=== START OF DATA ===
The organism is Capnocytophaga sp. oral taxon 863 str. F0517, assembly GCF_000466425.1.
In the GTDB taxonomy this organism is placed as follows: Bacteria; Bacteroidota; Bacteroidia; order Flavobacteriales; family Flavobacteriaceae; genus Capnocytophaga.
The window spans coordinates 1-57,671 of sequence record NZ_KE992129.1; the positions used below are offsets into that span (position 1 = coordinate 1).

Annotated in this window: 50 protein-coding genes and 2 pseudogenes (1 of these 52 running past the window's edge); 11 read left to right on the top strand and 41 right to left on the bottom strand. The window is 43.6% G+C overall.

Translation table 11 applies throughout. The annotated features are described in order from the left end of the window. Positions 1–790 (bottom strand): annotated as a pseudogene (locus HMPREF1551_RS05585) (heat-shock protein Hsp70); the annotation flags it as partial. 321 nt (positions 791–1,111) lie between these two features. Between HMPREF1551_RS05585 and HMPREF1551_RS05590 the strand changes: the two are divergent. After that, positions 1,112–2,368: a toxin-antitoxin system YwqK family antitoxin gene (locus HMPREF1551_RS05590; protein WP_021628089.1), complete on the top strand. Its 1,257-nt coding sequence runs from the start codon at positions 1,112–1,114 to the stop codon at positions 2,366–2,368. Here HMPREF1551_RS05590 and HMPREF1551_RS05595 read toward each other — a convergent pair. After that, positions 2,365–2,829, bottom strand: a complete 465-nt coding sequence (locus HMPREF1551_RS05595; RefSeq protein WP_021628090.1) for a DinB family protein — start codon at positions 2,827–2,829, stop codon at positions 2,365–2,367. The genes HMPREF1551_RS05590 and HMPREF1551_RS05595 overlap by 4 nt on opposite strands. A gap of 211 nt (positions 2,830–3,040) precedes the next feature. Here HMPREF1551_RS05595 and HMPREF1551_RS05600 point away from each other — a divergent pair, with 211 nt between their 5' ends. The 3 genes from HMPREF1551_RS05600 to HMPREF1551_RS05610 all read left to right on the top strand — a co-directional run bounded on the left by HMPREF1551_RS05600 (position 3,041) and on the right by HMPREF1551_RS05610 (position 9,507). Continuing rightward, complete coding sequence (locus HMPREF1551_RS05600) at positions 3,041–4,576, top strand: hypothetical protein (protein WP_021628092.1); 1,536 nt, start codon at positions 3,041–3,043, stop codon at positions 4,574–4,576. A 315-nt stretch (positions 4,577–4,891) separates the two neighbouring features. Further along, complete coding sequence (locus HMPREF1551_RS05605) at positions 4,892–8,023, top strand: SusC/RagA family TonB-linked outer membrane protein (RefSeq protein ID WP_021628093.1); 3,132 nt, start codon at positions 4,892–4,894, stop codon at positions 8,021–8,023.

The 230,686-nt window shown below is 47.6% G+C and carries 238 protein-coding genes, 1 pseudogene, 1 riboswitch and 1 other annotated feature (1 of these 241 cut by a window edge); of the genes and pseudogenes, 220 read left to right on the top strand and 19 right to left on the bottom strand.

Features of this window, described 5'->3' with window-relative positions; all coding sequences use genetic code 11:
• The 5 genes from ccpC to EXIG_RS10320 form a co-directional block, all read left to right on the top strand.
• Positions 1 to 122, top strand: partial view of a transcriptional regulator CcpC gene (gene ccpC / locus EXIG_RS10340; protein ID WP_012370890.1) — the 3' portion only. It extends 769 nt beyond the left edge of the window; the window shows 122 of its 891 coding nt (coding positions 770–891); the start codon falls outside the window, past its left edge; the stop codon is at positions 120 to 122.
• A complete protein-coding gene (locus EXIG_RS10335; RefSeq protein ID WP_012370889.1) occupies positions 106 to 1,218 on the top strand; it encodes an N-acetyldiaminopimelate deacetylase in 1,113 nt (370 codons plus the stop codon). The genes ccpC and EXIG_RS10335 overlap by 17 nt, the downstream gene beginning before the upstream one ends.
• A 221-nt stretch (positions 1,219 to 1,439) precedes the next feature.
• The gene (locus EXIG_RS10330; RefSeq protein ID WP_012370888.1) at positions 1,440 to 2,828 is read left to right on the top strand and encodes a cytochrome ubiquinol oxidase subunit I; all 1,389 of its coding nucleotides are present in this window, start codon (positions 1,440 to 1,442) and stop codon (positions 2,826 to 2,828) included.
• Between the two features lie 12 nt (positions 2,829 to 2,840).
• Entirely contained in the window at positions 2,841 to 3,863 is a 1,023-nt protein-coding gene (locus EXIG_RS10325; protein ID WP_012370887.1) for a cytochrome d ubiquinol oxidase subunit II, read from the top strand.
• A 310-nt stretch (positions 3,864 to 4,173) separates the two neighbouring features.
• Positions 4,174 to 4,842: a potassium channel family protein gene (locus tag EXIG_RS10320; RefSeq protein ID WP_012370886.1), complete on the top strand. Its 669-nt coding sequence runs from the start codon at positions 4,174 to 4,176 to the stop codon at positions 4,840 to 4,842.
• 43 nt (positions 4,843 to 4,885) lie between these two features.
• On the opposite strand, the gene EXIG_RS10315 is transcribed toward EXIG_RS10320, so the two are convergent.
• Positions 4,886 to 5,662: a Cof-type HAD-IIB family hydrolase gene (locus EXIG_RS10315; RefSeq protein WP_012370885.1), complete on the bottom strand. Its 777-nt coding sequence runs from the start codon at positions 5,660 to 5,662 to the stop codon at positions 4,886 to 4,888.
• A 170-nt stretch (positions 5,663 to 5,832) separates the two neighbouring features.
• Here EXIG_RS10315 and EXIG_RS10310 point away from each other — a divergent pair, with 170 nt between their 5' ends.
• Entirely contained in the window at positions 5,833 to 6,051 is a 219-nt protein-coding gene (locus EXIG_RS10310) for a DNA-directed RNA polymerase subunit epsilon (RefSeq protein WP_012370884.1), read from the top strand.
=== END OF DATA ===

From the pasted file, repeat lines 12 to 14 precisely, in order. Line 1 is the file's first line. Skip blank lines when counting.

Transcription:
• The gene (locus EXIG_RS10330; RefSeq protein ID WP_012370888.1) at positions 1,440 to 2,828 is read left to right on the top strand and encodes a cytochrome ubiquinol oxidase subunit I; all 1,389 of its coding nucleotides are present in this window, start codon (positions 1,440 to 1,442) and stop codon (positions 2,826 to 2,828) included.
• Between the two features lie 12 nt (positions 2,829 to 2,840).
• Entirely contained in the window at positions 2,841 to 3,863 is a 1,023-nt protein-coding gene (locus EXIG_RS10325; protein ID WP_012370887.1) for a cytochrome d ubiquinol oxidase subunit II, read from the top strand.